Agalychnis callidryas, the red-eyed tree frog, is a slender, colorful, medium-sized frog. Females measure up to 77 mm, and males to 59 mm (Savage 2002). This frog has leaf-green to dark green dorsal surfaces; dark blue, purple, or brownish flanks, with cream-colored or yellow vertical or diagonal bars; blue or orange upper arms; thighs that are blue or orange on the anterior, posterior, and ventral surfaces; orange hands and feet, except for the outermost digits on each; a white ventrum; and protuberant red eyes, with vertical pupils (Savage 2002; Leenders 2001; Duellman 2001). The back is sometimes marked with faint tranverse darker green lines (especially in individuals from Nicaragua or Costa Rica) or small white dots (Duellman 2001). The average number of bars on the flanks increases in populations from north to south, with a mean of 5.0 bars in Mexico and a mean of 9.0 bars in Panama (Duellman 2001). In some populations from the middle part of the range (Nicaragua and Costa Rica, on the Caribbean side), there is often a continuous, longitudinal yellowish stripe connecting the upper ends of the vertical bars and separating the blue flanks from the green dorsum (Duellman 2001).
The skin is smooth both dorsally and ventrally (Savage 2002). Agalychnis callidryas has a rounded head and a truncated snout when viewed from above (Duellman 2001). Eyes are large and directed sideways (Leenders 2001). When this frog closes its eyes, transparent lower eyelids marked with a network of gold are apparent (Leenders 2001). It has distinct tympana (Savage 2002). The body is slender and somewhat flattened (Leenders 2001). Fingers are short, about one-half webbed, and have moderately large discs (Duellman 2001). The toes are short, about two-thirds webbed, and also have moderately large discs that are nearly as large as those on the fingers, with a narrow fold running from the heel to the disc of the fifth toe (Duellman 2001; Savage 2002). Adult males have paired vocal slits and a single internal median subgular vocal sac, as well as a grayish brown spinose nuptial pad at the base of each thumb (Savage 2002).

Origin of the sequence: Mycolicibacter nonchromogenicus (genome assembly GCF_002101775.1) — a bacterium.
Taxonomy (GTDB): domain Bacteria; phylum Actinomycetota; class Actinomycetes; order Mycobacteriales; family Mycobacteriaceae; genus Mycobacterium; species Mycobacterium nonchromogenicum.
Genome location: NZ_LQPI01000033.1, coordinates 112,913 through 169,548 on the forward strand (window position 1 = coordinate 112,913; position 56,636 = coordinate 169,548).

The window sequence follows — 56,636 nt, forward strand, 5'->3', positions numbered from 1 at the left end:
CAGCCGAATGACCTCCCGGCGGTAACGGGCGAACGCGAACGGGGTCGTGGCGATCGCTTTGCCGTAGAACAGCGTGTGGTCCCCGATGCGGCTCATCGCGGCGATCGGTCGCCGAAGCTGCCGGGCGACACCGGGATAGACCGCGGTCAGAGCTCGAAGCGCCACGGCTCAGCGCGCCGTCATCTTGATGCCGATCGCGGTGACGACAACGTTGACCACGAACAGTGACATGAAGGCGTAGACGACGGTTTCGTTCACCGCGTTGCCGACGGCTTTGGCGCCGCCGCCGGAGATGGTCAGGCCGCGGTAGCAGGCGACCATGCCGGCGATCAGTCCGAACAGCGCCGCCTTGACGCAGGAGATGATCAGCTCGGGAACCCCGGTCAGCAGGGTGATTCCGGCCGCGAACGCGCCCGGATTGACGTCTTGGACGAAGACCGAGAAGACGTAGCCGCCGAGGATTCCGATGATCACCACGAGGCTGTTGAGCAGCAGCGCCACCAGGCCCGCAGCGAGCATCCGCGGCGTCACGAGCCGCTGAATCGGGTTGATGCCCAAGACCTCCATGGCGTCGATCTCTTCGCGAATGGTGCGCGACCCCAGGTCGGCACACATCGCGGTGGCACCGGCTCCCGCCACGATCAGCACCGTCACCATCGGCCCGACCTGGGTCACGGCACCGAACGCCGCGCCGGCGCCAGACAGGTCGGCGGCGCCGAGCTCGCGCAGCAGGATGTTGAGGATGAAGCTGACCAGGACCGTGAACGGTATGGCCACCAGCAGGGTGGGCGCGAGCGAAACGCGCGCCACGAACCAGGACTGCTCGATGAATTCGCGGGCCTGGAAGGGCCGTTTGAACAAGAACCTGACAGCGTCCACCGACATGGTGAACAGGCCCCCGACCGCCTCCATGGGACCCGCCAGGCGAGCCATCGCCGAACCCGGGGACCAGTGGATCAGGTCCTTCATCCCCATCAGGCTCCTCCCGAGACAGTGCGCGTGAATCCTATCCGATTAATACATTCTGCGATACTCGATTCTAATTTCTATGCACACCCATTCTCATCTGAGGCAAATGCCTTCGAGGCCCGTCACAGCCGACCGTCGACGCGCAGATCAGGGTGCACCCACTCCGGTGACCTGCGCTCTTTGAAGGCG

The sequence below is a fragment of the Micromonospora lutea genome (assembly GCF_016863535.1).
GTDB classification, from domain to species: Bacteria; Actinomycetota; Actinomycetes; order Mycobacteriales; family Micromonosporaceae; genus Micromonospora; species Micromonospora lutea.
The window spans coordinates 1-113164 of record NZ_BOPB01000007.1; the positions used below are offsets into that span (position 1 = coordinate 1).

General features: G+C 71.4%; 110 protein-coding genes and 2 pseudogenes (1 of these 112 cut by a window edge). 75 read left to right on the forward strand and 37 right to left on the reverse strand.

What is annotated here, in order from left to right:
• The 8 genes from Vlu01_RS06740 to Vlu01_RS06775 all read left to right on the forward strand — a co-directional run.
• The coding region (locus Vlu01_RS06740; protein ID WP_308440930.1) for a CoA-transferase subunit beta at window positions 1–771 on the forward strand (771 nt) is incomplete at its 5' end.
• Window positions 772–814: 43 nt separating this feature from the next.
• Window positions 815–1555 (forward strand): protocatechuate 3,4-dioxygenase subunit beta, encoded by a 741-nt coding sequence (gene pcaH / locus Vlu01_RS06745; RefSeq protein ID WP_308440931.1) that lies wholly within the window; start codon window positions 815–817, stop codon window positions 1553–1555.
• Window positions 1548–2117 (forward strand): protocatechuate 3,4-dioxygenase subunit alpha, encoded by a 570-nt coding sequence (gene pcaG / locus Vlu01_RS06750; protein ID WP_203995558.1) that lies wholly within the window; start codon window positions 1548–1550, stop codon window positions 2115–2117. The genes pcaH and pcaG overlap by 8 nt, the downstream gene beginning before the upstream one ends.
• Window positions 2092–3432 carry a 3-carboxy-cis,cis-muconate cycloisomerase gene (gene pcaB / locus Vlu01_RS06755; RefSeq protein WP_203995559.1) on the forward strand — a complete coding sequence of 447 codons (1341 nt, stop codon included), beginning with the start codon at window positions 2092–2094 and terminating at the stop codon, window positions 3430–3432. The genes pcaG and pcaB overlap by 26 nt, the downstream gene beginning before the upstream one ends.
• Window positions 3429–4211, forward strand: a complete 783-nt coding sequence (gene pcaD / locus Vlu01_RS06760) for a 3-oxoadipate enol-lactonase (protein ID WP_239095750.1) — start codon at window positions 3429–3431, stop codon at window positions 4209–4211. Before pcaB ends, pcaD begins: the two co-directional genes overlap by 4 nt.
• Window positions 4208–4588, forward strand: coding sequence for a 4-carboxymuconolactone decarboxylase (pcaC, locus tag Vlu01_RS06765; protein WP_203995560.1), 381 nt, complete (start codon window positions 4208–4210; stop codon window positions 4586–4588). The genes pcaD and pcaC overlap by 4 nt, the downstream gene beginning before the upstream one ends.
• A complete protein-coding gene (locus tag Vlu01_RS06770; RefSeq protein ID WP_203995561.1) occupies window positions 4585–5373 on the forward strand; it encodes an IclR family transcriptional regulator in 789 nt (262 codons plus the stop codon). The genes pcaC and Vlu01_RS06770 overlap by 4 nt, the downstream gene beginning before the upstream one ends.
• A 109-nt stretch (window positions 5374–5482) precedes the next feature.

Young froglets (at least from Panama) are able to change color; they are green by day and change to purplish or reddish brown at night (Pyburn 1963). In addition, young froglets have yellow rather than red eyes, and have lighter-colored flanks lacking whitish bars (Pyburn 1963). The red eye coloration appears first at the periphery of the eye at about two weeks post-metamorphosis, and over a period of several days spreads inward to make the iris wholly red (Starrett 1960).
Agalychnis callidryas tadpoles are large, with a robust body that can measure 48 mm in total length at stage 34 (Savage 2002). The tail and caudal fins are moderately sized, with the tail tip narrowing to a thin flagellum (Savage 2002). The spiracle is sinistral and lateroventral, while the vent is dextral (Savage 2002). Eyes and nostrils are dorsolateral (Savage 2002). The mouth is anteroventral, with a small and complete oral disk, serrated beaks, and two upper plus three lower rows of denticles (Savage 2002; Duellman 2001). The row of denticles just above the mouth has a small gap medially (Savage 2002). Labial papillae are present on the lower lip in one to three rows lateral and ventral to the mouth, and on the upper lip in one to two rows lateral to the mouth, but lacking directly above the mouth (Duellman 2001). The tadpole body is olive gray dorsally, shading into a bluish gray speckled with olive-brown on the sides and undersides (Duellman 2001). Larval caudal musculature is a light grayish brown while the caudal fins are transparent, but both are speckled with dark gray (Duellman 2001).
The diploid number of chromosomes is 26 for Agalychnis callidryas (Duellman and Cole 1965).
A Spanish-language species account can be found at the website of Instituto Nacional de Biodiversidad (INBio).